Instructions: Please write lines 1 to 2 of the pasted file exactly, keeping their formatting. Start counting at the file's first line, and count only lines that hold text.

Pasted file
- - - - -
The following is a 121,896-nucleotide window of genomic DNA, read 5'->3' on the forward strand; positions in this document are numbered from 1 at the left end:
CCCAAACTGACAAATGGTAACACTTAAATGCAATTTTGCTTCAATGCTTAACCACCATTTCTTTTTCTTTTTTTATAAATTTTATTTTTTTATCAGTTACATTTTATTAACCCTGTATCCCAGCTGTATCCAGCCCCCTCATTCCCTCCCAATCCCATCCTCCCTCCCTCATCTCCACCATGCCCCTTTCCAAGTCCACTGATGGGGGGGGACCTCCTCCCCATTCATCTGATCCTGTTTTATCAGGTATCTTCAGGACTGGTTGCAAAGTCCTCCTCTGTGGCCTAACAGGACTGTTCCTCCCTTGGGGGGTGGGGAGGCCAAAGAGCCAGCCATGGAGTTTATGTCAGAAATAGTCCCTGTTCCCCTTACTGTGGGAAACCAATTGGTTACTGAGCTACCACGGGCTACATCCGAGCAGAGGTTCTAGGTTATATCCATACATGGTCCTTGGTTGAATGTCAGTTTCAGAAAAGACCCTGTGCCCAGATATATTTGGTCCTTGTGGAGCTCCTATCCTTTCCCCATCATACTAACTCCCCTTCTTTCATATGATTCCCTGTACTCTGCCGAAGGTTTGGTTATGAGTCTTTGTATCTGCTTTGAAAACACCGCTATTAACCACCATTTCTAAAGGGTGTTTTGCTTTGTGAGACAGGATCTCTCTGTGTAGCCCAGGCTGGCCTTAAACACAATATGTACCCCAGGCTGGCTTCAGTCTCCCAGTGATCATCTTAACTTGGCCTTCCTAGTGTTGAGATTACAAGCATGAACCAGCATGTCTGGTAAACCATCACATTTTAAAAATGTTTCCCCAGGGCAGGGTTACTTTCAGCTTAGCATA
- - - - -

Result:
The following is a 121,896-nucleotide window of genomic DNA, read 5'->3' on the forward strand; positions in this document are numbered from 1 at the left end:
CCCAAACTGACAAATGGTAACACTTAAATGCAATTTTGCTTCAATGCTTAACCACCATTTCTTTTTCTTTTTTTATAAATTTTATTTTTTTATCAGTTACATTTTATTAACCCTGTATCCCAGCTGTATCCAGCCCCCTCATTCCCTCCCAATCCCATCCTCCCTCCCTCATCTCCACCATGCCCCTTTCCAAGTCCACTGATGGGGGGGGACCTCCTCCCCATTCATCTGATCCTGTTTTATCAGGTATCTTCAGGACTGGTTGCAAAGTCCTCCTCTGTGGCCTAACAGGACTGTTCCTCCCTTGGGGGGTGGGGAGGCCAAAGAGCCAGCCATGGAGTTTATGTCAGAAATAGTCCCTGTTCCCCTTACTGTGGGAAACCAATTGGTTACTGAGCTACCACGGGCTACATCCGAGCAGAGGTTCTAGGTTATATCCATACATGGTCCTTGGTTGAATGTCAGTTTCAGAAAAGACCCTGTGCCCAGATATATTTGGTCCTTGTGGAGCTCCTATCCTTTCCCCATCATACTAACTCCCCTTCTTTCATATGATTCCCTGTACTCTGCCGAAGGTTTGGTTATGAGTCTTTGTATCTGCTTTGAAAACACCGCTATTAACCACCATTTCTAAAGGGTGTTTTGCTTTGTGAGACAGGATCTCTCTGTGTAGCCCAGGCTGGCCTTAAACACAATATGTACCCCAGGCTGGCTTCAGTCTCCCAGTGATCATCTTAACTTGGCCTTCCTAGTGTTGAGATTACAAGCATGAACCAGCATGTCTGGTAAACCATCACATTTTAAAAATGTTTCCCCAGGGCAGGGTTACTTTCAGCTTAGCATA